The latest video includes a French-speaking militant threatening Spain, as the group widens its focus on Europe

By  Adam Withnall

French security services will be analysing the video to try and discover the identity of the militant threatening Europe

The Isis jihadist group has released a new video showing the execution of five hostages in an apparent threat to the West.

In propaganda footage thought to have been issued by the militants’ media arm in Nineveh province, Iraq, a French-speaking militant hails recent attacks in Europe and promises more to come, most notably in Spain.

The video shows the long-haired, apparently French militant and four others each shooting a prisoner in the back of a head. The executions are purported to take place in the ruins of a building destroyed in coalition air strikes.

It comes as Isis warned in the latest edition of its Arabic newsletter, al-Naba, of new attacks in Britain which would “turn the hair of young children white”, according to a Site Intel translation.

This has been interpreted as an apocalyptic prophesy, part of Isis’s doomsday narrative which claims the end of the world will come with a final battle between it and the rest of the world.

Saying the Paris attacks which killed 130 people on 13 November were “not the last message the soldiers of the Caliphate signed with blood”, the group claims the UK will suffer “the lion’s share” of attacks in Europe in future.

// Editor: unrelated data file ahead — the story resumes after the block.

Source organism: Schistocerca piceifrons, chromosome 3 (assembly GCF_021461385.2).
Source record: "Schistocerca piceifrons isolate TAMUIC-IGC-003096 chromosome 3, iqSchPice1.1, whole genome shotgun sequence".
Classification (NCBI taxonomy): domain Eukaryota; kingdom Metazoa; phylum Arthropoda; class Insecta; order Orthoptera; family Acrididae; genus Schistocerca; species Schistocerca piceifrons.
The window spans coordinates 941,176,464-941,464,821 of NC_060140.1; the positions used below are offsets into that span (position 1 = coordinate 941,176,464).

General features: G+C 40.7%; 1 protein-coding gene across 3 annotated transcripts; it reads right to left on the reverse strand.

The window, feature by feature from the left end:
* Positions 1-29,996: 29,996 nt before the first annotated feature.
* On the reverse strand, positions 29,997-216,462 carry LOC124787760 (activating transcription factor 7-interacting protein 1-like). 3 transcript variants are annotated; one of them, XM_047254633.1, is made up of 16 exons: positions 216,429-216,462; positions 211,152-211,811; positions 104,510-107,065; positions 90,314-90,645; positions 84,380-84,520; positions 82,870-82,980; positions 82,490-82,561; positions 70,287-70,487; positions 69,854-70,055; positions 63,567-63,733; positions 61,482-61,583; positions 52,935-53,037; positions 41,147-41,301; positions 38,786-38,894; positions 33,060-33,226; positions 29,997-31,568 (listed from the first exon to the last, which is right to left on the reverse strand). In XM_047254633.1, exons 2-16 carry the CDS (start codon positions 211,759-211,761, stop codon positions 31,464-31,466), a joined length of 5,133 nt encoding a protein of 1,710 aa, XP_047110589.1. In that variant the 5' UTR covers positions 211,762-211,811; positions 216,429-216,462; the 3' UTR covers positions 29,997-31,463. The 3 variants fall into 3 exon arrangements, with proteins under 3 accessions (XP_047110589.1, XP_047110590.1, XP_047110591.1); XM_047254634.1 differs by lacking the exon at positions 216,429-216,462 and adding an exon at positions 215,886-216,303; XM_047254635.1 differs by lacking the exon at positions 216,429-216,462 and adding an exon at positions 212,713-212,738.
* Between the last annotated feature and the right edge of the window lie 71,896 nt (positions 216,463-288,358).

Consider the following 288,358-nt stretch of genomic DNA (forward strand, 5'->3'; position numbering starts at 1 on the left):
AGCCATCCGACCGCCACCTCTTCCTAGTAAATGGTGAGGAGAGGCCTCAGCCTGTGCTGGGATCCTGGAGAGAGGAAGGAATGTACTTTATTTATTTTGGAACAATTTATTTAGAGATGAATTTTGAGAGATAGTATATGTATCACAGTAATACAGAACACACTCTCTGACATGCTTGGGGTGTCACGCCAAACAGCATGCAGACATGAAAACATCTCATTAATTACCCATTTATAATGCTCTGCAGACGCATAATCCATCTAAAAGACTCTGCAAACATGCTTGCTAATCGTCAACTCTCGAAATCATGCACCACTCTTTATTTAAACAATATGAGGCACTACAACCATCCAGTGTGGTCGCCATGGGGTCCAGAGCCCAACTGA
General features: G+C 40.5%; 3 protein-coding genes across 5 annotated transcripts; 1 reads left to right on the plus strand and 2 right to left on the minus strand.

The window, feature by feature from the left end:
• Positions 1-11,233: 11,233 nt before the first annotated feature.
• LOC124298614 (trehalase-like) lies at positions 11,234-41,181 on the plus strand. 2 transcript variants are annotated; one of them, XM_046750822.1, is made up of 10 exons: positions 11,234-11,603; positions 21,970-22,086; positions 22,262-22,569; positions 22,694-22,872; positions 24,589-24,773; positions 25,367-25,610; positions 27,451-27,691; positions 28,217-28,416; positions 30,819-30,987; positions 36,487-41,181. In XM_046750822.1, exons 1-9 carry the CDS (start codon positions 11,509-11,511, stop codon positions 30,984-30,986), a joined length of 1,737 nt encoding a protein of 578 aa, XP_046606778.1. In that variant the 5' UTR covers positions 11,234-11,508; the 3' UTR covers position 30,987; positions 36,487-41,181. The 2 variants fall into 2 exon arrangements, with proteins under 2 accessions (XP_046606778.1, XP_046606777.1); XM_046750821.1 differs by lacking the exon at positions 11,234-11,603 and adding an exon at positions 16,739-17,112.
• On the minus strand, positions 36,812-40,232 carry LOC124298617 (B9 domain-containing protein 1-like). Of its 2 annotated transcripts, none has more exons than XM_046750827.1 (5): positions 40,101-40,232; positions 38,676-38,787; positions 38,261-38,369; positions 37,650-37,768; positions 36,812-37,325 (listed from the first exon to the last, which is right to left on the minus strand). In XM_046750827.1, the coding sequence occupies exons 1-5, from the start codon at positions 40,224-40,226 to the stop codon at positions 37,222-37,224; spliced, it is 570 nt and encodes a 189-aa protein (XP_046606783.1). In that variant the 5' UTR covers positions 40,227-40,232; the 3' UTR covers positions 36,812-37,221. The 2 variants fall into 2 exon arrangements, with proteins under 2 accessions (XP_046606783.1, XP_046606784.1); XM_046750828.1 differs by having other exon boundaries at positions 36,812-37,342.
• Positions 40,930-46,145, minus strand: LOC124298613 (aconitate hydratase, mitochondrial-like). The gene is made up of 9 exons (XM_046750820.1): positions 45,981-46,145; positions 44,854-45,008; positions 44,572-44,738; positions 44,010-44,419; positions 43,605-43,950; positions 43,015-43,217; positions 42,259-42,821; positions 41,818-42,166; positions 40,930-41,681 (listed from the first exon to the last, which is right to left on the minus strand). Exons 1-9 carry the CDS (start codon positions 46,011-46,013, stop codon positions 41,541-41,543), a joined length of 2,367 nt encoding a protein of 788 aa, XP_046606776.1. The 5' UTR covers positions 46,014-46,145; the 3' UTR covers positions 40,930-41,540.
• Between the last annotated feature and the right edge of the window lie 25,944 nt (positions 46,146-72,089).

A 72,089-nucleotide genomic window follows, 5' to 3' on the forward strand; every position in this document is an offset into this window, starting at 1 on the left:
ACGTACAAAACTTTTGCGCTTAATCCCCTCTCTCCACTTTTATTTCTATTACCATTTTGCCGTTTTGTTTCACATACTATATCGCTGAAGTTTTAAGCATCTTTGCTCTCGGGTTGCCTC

French intelligence officials will be analysing the new video in an attempt to identify the masked militant, whose speech includes specific threats to Toledo and Cordoba and warns Spain will “pay dearly” for ending Muslim rule of Andalucía in the 15th century.

Estimates last year suggested more than 1,500 French nationals have travelled to join the terrorist group, including at least 220 women tempted by its recruitment network.

A week ago, Isis’s main media centre in Raqqa released a 17-minute propaganda film featuring the Paris attackers, and which also threatened attacks in Britain.

And the EU announced the formation of a new combined intelligence agency to pool anti-terror efforts from across the continent, warning Isis was planning “large-scale” terror attacks and focusing primarily on European targets.

Security analysts said recent Isis media output would be monitored by UK security forces, but such propaganda “doesn’t change anything in particular” for the British terror threat level.

Britain’s MI5 chief warns militants planning “mass casualty attacks” on the West — Charlie Hebdo staff vow to print 1 million copies

January 9, 2015


LONDON —The head of Britain’s domestic spy agency MI5 warned on Thursday that militant Islamists in Syria were planning “mass casualty attacks” in the West and that intelligence services may be powerless to stop them.